Community combats opioid crisis through education, awareness
November 14, 2019
When 20-year-old Marisa MacDuff was declared dead in 2016, her mother, Connie Gyorr, didn’t know why she passed away for 10 weeks. When she learned her daughter overdosed from a cocaine-fentanyl mix, she also discovered her daughter could have been saved by the Good Samaritan law.
“She was with another person in a vehicle,” Gyorr said. “When Marisa overdosed, he took her to the hospital, but he never took her in. I imagine it was because he was afraid that he would be blamed for her death, and, possibly, he was participating. But whatever the case is, he didn’t take her in, and he left her in a wooded area. He left her there, by herself, to die.”
The opioid crisis has become prevalent across the country in recent years, with people overdosing on prescription painkillers, heroin and fentanyl. Illinois isn’t immune. Across the state, over 17 people per 100,000 are overdosing on opioids, according to LiveStories, a civic data company. Locally, the problem is much worse. Champaign County is seeing 28 people per 100,000 overdosing on opioids. White people, specifically white males, are overdosing the most in the county.
“Your average heroin addict today is a 22-year-old white middle-class female and a 23-year-old white middle-class male,” Gyorr said. “We lose close to 200 people every day. Every single day.”
Sgt. Jennifer Difanis of the Urbana Police Department says she administers Narcan the most to white males. Narcan is a medication meant to reverse an opioid overdose. She says these statistics can be explained because white people have better access to healthcare.
“They’re kids [who] are getting their wisdom teeth out,” Difanis said. “They’re kids whose parents access the medical system. How do people first get access to prescription medication? You have access to people who utilize their healthcare system. You start with the pill abuse, and then the heroin became so much cheaper and much more accessible. So people who now have a physical addiction are looking for an easier way to meet that need, and heroin became a lot faster of a transition locally than I think people realized.”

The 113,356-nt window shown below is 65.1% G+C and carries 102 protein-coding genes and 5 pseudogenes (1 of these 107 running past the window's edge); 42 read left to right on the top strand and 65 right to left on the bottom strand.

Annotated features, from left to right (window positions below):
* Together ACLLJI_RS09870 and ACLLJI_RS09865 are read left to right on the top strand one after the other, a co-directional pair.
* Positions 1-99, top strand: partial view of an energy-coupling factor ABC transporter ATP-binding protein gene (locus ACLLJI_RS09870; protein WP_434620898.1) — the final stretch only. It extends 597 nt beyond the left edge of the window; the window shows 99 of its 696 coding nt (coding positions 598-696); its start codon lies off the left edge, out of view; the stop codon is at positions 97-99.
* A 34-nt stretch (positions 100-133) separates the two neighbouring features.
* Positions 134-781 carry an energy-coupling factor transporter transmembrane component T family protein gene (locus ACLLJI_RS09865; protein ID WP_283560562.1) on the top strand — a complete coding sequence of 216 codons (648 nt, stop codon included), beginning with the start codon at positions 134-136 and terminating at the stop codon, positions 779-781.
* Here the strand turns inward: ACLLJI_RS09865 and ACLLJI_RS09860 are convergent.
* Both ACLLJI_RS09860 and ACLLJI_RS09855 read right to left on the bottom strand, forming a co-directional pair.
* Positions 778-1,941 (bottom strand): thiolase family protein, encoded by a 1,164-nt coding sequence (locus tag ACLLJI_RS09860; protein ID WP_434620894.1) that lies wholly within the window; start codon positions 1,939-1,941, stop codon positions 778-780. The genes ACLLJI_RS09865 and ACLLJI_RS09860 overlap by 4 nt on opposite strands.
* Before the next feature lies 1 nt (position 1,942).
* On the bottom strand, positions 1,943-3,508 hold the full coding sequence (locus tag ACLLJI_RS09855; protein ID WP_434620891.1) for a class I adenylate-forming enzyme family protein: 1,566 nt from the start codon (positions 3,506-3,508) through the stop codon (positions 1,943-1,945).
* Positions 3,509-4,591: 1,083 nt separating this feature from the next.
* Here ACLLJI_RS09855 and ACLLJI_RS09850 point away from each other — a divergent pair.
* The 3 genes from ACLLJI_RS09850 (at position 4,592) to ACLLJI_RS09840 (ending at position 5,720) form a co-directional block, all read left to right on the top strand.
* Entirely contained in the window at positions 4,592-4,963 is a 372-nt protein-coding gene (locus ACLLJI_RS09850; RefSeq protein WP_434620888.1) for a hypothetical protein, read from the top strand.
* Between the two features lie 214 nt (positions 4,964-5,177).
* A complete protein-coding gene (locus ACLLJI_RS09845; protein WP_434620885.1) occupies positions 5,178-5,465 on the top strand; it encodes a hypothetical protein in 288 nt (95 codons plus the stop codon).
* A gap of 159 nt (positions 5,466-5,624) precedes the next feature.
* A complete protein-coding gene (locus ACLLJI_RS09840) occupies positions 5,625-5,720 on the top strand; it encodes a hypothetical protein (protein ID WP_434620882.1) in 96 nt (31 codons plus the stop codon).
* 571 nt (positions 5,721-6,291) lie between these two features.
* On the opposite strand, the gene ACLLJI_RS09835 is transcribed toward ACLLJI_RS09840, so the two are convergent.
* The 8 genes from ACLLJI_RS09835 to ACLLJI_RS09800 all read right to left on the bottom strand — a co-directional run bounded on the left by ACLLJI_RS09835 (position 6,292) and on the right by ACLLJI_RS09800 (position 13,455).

Aneesha Dharwadker, professor in FAA, led a class on how design could be used to address the opioid crisis. In her research for the class, she drew parallels between the crack cocaine epidemic in the ’80s and today’s opioid crisis. Notably, the crack cocaine epidemic largely affected minority populations in urban areas.
“And so now, because the face of the problem is a little bit different, right? It’s rural, it’s white,” Dhardwadker said. “There is a different kind of attention being paid to it. It’s being treated much more like a public health problem as opposed to a criminal activity problem. Even though the people sort of wrapped into this epidemic are abusing prescription drugs, and they are tapping into the black, heroin black market. It’s not like the activities are kind of different, it’s that it’s affecting a different population.”
Dharwadker is part of a new generation of architecture activists who want to use design to tackle different social issues. She says much of the literature regarding the opioid crisis right now focuses on individuals, both in the stories she sees on the news and how people are treated medically. She wonders, though, how much of the epidemic is perpetuated by the physical environment.
Bethany Little is the founder and executive director of Women in Need Recovery, a stable living environment for people who identify as women who have completed drug treatment or who were formerly incarcerated. Little says other similar housing accommodations emphasize finding employment, but she believes for these people to reenter society, they need a safe environment. They need a home.
“Because people believe that, you know, getting back into life, getting back into the society, is just you being able to get a job and being able to function,” Little said. “And that’s just not true.”
Difanis said Urbana police get anywhere from three to four calls a night to respond to overdoses just in Urbana. She said in Champaign County, there might be 12 overdose calls a night, and those are just the people who call. She said she thinks people would be surprised to hear these estimates.
There are efforts being made to address the epidemic in the community.
Gyorr is working to educate and bring awareness about the opioid epidemic with her foundation, Marisa’s Purpose, made in her daughter’s honor. When making the foundation, Gyorr recalled a conversation they had together. Marisa told her mom she wanted to do something big and impactful, where she could help a lot of people.
“And who would’ve ever thought she’d be helping so many people right now,” Gyorr said. “So that’s where I came up with Marisa’s Purpose, and she’s worked through me to help so many people, and she’s helped so many people since we’ve started this charity.”